City News Roundup

Dallas launches pilot program to trim bulky trash and more city news

Dallas launches pilot program to trim bulky trash and more city news

garbage cans overflowing with trash DAY
Brush is good. Bulky not as much.

In this roundup of Dallas city news, Lyft and Uber step up for the ladies, and an art installation steps up for the homeless. The city's sanitation department is trying a pilot program to cut back on trash, and D Magazine loses out on a lawsuit it filed against a writer.

Here's what happened in Dallas this week:

Farm project
Restorative Farms and Love, Tito's will be transforming a large neighborhood plot adjacent to the Hatcher Station Training Farm, next to the Hatcher DART Station at 4527 Scyene Rd., into an apprentice farm for new growers. The project includes the addition of a hoop house, rainwater catchment system, and GroBox construction and planting, to transform the space into a functioning farm. Restorative Farms provides seedlings, soil, and educational materials. Love, Tito's has funded similar GroBox projects for nonprofits in Austin, San Antonio, Nashville, and Philadelphia.

Lyft and Uber will pay their drivers' legal fees should they be sued under ​​Texas' recently implemented restrictions on abortions, which prohibit the procedure as early as six weeks into a pregnancy, and allow private individuals to sue abortion providers and receivers. The ride-hailing companies are following the example of other big tech companies such as GoDaddy, Match Group, and Bumble.

The U.S. Department of Justice filed suit against Texas on September 9, challenging the state's new abortion restrictions. It followed comments made by Gov. Greg Abbott regarding the six-week timeframe that seemed to indicate he lacked an understanding of how a woman's monthly cycle works.

D lawsuit dismissed
The owners of D Magazine were foiled in their efforts to shut down a writer who was questioning whether their policies are racist. Allison Publications filed a lawsuit in June 2021 against a Black female writer, claiming she was interfering with their business relationships because she had been contacting their advertisers, and were seeking damages of between $200,000 up to $1 million.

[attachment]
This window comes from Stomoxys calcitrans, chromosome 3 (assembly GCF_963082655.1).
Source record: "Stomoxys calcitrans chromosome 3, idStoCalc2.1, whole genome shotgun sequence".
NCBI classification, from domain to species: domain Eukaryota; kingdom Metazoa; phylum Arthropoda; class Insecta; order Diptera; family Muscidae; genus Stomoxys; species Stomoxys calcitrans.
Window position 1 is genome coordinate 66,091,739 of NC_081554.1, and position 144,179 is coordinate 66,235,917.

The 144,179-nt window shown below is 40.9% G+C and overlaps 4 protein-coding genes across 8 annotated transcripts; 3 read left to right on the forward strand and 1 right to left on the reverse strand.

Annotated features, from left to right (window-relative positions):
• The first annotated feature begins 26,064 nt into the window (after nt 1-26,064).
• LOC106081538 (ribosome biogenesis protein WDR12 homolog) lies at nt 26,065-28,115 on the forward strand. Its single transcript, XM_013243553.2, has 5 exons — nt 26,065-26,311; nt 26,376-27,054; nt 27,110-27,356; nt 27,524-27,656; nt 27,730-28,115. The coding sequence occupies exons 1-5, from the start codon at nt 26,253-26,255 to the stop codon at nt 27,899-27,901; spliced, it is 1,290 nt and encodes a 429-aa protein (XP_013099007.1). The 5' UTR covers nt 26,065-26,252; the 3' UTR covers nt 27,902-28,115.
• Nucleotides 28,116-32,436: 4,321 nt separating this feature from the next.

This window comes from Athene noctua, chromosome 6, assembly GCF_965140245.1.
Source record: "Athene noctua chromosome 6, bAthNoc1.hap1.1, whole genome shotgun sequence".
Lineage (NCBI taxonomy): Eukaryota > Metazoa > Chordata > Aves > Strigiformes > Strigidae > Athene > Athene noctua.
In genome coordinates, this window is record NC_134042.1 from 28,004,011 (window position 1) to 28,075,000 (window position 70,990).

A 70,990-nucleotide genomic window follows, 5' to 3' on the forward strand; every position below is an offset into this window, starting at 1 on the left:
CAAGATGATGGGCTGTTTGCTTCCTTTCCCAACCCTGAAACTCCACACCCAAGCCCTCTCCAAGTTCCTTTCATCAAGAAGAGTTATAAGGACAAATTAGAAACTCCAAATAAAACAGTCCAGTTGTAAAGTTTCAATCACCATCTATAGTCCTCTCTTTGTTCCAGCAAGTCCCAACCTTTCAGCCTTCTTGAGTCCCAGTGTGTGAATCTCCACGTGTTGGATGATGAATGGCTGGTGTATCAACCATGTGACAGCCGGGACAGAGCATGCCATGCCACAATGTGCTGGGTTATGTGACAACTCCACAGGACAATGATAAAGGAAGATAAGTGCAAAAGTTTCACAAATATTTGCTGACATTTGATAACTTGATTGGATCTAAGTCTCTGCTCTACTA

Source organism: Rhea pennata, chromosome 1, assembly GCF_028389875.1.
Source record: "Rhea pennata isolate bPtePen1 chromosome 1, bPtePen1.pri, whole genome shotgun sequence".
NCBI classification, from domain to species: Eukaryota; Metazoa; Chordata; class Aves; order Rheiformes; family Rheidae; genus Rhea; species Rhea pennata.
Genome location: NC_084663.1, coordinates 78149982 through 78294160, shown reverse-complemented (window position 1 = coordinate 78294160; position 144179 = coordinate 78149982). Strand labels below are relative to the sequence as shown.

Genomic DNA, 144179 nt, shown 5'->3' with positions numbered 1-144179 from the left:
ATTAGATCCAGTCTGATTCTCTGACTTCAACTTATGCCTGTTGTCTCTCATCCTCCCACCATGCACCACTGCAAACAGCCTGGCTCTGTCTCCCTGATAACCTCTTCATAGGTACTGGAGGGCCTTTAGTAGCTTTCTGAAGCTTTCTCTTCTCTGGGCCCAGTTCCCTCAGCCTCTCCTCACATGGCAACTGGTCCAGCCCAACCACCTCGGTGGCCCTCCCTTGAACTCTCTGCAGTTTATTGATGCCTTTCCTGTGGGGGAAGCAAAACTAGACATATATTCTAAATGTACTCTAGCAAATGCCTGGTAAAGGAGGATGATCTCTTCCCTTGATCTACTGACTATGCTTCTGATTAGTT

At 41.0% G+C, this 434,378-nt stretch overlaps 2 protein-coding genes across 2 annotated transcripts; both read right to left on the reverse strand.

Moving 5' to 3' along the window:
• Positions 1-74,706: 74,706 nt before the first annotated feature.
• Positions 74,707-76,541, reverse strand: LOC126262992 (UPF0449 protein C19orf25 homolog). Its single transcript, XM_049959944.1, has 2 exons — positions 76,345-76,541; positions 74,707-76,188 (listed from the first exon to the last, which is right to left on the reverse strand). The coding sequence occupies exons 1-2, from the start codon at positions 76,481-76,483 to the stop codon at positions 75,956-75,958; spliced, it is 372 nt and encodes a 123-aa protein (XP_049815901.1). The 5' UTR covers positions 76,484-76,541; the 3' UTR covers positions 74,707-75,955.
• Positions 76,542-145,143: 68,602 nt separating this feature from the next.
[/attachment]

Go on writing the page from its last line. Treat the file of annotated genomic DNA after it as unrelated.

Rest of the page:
The writer, who went by a pseudonym to avoid retaliation, filed a statement with the 431st Judicial District Court of Denton County, noting that D's staff, as well as most of its coverage, was white. At a hearing on September 9, the court agreed to dismiss the case.

Charitable Van Gogh
Immersive Van Gogh, the art installation celebrating painter Vincent van Gogh, has launched a charitable partnership with The Stewpot.

The Stewpot serves the homeless and at-risk individuals from its downtown headquarters at 1835 Young St., where its outreach includes more than 8 million meals, resources for basic survival needs, and opportunities to start a new life, including its Art Program and Gallery.

The Dallas venue for Immersive Van Gogh is Lighthouse Artspace Dallas at 507 S. Harwood St., in downtown's East Quarter. Their retail gift shop now includes a collection of about a dozen rotating paintings created by artists and program participants from The Stewpot — many inspired by Vincent van Gogh. Painting sales and donations go directly to the artists. Thousands of dollars of artwork has already been sold, benefitting Stewpot artists directly.

Less bulk
The city's sanitation department is spearheading a new pilot program in six neighborhoods where they'll stop collecting bulky items every month and instead will do it quarterly.

Called "Brush and Bulky Item Separation Pilot," the program will take place between October and December 2021. The sanitation department will limit bulky trash pick-up — busted chairs and other items that won't fit in your trash bin — to once every three months. They will, however, continue to pick up brush every month.

According to the city, the Department of Sanitation has provided brush and bulky item collection service at a loss over the last two years. The volume has increased, along with labor and equipment costs. Rate increases are anticipated, but they're trying to head it off. They also want to separate the brush from the bulky, so they can recycle the brush into compost and mulch. Brush is the service that is most in demand.

"Under our present program, brush and bulky waste are picked up in one pile, in one set out at the curb, and it all ends up in the landfill," interim assistant director Clifton Gillespie told WFAA. "Our current waste diversion rate is around 20 percent, and by being able to divert the brush that we collect citywide, we estimate that we will double that diversion rate to 40 percent."

Six communities have been selected for the pilot program:

  • Oak Park North/Twin Oaks
  • Ledbetter Gardens/Westmoreland Heights
  • Highland Hills
  • Pemberton/Trinity Forest
  • Casa View Oaks
  • Schreiber Manor/Forestcrest Estates

Vaccination ops
Dallas Heritage Village is hosting two vaccination Pfizer clinics, one in September, one in October. Admission is free, and you also get to enjoy the village while you're there.

  • Vaccination Clinic 1: September 18, 10 am-2 pm
  • Vaccination Clinic 2: October 9, 10 am-2 pm

The village is at 1515 S. Harwood St.